It was only through a process of decolonizing my own mind as an adult that I was able to see past the whitewash that has passed as the actual history of this continent. In the spirit of furthering that decolonization in other people, I would like to offer the following comments on the topics Ron’s letter to the editor.

First of all, Dave Bate was correct in stating that Algonquin people were not conquered by military action on the part of the French, English, or Dutch. At least not in the same way that Indigenous peoples were tortured and killed in the West and in the US . Nor were Algonquin people conquered and driven off their lands by the Haudenosaunee (Iroquois). In fact most of what is in the history texts about Algonquin/Mohawk relations is absolutely incorrect. Algonquin and Mohawk peoples had relationships with each other as human beings that reflected the relationships they had with the rest of the Natural World. Any shift in that relationship was the result of the French and the English playing us against each other so that they could both gain access to our resources (ie…furs).

Secondly, the Proclamation of 1763 was a direct result of Pontiac and his followers near Detroit who had successfully resisted British encroachments on their lands by destroying 14 British forts. The Proclamation was issued by the King of England to prevent further encroachments on ALL Indigenous peoples lands within the territory claimed by the British. This was understood by Algonquins at the time as a guarantee of their rights and title. This understanding was also recognized by several British officials in the late 18th and the 19th century. Sir John Johnson even signed the Proclamation and gave it to Algonquin leaders as proof that it guaranteed Algonquin title and rights within Algonquin territory.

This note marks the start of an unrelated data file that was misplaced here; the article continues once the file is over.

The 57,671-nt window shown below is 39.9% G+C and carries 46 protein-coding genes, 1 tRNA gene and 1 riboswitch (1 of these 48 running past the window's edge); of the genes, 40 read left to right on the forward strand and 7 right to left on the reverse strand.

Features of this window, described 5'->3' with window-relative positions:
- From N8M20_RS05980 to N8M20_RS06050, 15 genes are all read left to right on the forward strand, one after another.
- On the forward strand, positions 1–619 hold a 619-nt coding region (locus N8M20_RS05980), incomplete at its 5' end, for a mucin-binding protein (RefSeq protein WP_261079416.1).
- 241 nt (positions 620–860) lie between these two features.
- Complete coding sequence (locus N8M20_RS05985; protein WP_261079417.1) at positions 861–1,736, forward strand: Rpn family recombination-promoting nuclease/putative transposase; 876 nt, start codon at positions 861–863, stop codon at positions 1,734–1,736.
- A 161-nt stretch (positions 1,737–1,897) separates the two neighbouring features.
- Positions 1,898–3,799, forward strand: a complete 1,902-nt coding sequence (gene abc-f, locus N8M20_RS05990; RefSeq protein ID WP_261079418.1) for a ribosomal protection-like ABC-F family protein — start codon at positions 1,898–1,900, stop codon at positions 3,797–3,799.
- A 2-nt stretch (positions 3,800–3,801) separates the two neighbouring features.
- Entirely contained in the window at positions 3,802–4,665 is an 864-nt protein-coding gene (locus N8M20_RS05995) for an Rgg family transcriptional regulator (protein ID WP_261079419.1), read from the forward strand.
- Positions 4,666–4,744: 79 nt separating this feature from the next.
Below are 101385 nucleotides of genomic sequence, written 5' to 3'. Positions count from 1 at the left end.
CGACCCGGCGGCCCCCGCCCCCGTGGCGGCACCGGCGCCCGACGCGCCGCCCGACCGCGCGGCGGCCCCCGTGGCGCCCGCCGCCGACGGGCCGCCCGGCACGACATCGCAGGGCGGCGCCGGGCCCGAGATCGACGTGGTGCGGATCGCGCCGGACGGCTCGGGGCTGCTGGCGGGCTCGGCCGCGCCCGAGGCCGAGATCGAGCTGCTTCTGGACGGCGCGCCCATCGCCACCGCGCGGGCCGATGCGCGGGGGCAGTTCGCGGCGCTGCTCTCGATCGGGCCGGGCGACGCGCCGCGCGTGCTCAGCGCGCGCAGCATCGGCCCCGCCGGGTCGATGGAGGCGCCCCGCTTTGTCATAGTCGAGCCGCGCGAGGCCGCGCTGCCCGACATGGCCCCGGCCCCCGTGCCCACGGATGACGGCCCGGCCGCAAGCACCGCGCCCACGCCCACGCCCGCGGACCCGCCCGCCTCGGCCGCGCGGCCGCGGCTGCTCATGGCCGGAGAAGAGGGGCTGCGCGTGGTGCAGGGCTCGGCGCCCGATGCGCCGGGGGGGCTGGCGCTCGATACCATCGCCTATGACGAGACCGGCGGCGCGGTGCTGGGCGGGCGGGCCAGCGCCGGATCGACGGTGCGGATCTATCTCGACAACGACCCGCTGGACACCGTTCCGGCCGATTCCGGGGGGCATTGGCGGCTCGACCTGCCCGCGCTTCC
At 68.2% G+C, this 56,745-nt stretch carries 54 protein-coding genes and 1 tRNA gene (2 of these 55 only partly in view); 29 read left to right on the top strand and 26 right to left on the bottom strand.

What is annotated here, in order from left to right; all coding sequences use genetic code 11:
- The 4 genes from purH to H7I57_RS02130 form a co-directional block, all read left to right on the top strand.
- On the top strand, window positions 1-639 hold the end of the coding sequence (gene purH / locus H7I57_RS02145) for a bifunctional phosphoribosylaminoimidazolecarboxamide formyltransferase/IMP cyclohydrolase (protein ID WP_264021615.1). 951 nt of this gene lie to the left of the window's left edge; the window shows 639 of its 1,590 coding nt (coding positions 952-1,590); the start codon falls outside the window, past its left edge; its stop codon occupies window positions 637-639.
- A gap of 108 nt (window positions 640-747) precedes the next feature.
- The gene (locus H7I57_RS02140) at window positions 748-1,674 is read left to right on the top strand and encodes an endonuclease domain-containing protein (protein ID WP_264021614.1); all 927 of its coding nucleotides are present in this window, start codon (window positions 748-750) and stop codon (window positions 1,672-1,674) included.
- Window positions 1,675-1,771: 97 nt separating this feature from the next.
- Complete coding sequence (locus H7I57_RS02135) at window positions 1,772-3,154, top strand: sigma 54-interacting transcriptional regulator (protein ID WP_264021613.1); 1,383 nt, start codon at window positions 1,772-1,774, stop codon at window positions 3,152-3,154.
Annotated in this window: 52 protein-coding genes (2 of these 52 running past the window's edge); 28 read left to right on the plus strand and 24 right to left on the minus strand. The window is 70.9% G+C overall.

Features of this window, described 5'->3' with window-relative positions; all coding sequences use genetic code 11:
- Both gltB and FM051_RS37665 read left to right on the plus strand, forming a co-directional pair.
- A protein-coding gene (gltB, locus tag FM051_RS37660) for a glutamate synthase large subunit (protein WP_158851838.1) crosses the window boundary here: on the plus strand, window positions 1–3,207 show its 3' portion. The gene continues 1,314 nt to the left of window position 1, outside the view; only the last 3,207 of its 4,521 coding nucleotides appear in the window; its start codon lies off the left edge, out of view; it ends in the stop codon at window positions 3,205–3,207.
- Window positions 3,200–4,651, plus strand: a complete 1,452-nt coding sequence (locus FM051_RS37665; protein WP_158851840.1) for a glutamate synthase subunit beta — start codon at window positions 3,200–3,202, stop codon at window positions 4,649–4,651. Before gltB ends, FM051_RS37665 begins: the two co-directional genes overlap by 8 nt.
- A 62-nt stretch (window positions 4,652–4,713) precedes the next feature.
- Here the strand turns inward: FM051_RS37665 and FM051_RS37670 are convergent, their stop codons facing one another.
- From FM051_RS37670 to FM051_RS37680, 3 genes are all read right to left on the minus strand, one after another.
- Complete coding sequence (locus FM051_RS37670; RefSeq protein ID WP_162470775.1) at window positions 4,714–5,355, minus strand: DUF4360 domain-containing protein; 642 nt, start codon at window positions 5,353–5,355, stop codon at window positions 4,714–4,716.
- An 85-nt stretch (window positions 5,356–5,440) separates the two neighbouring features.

Thirdly, Ron told us about the land cessions by the Mississauga people in the early 19th century, and yes that definitely happened. The Mississauga people did agree to sell some of their land to the British Crown. It is the way in which that cession happened that explains the sale of Algonquin land. Oral and documentary evidence shows that the treaty commissioners tricked the Mississaugas into ceding Algonquin land in the following manner. Commissioners pulled in the oldest men in the region and put a map in front of them and pointed to areas on the map and said to them “have you ever hunted here or there”……..until they were all the way up past the Kiji Sibi (Ottawa). Mississauga elders admitted that yes they had hunted and fished all the way up to the Kiji Sibi, with the approval of Algonquin people. They even told the commissioners that it was Algonquin land, but the commissioners told them that it was ok if they sold Algonquin land. Additionally I should point out that the Mississaugas are still waiting for full payment from the government.